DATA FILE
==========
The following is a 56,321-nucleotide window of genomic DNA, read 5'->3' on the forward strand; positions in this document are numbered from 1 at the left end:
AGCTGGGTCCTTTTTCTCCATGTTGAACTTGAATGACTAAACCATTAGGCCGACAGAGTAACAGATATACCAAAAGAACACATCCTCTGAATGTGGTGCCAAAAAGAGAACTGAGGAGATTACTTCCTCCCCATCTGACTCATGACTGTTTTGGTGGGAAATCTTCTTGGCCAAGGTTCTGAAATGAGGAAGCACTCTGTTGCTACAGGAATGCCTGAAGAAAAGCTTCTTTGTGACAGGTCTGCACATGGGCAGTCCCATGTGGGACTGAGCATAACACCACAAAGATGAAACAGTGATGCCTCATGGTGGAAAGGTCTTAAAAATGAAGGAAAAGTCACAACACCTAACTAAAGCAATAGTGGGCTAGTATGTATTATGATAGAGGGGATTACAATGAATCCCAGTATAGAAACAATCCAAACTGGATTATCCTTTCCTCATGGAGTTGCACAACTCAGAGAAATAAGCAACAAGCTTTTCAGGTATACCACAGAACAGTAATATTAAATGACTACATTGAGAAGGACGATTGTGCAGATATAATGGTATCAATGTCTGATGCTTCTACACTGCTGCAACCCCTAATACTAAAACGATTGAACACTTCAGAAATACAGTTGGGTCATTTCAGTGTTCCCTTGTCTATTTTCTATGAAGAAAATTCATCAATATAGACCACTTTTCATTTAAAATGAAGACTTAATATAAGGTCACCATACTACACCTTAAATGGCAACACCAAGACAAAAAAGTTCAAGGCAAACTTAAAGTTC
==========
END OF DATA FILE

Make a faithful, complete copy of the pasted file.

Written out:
The following is a 56,321-nucleotide window of genomic DNA, read 5'->3' on the forward strand; positions in this document are numbered from 1 at the left end:
AGCTGGGTCCTTTTTCTCCATGTTGAACTTGAATGACTAAACCATTAGGCCGACAGAGTAACAGATATACCAAAAGAACACATCCTCTGAATGTGGTGCCAAAAAGAGAACTGAGGAGATTACTTCCTCCCCATCTGACTCATGACTGTTTTGGTGGGAAATCTTCTTGGCCAAGGTTCTGAAATGAGGAAGCACTCTGTTGCTACAGGAATGCCTGAAGAAAAGCTTCTTTGTGACAGGTCTGCACATGGGCAGTCCCATGTGGGACTGAGCATAACACCACAAAGATGAAACAGTGATGCCTCATGGTGGAAAGGTCTTAAAAATGAAGGAAAAGTCACAACACCTAACTAAAGCAATAGTGGGCTAGTATGTATTATGATAGAGGGGATTACAATGAATCCCAGTATAGAAACAATCCAAACTGGATTATCCTTTCCTCATGGAGTTGCACAACTCAGAGAAATAAGCAACAAGCTTTTCAGGTATACCACAGAACAGTAATATTAAATGACTACATTGAGAAGGACGATTGTGCAGATATAATGGTATCAATGTCTGATGCTTCTACACTGCTGCAACCCCTAATACTAAAACGATTGAACACTTCAGAAATACAGTTGGGTCATTTCAGTGTTCCCTTGTCTATTTTCTATGAAGAAAATTCATCAATATAGACCACTTTTCATTTAAAATGAAGACTTAATATAAGGTCACCATACTACACCTTAAATGGCAACACCAAGACAAAAAAGTTCAAGGCAAACTTAAAGTTC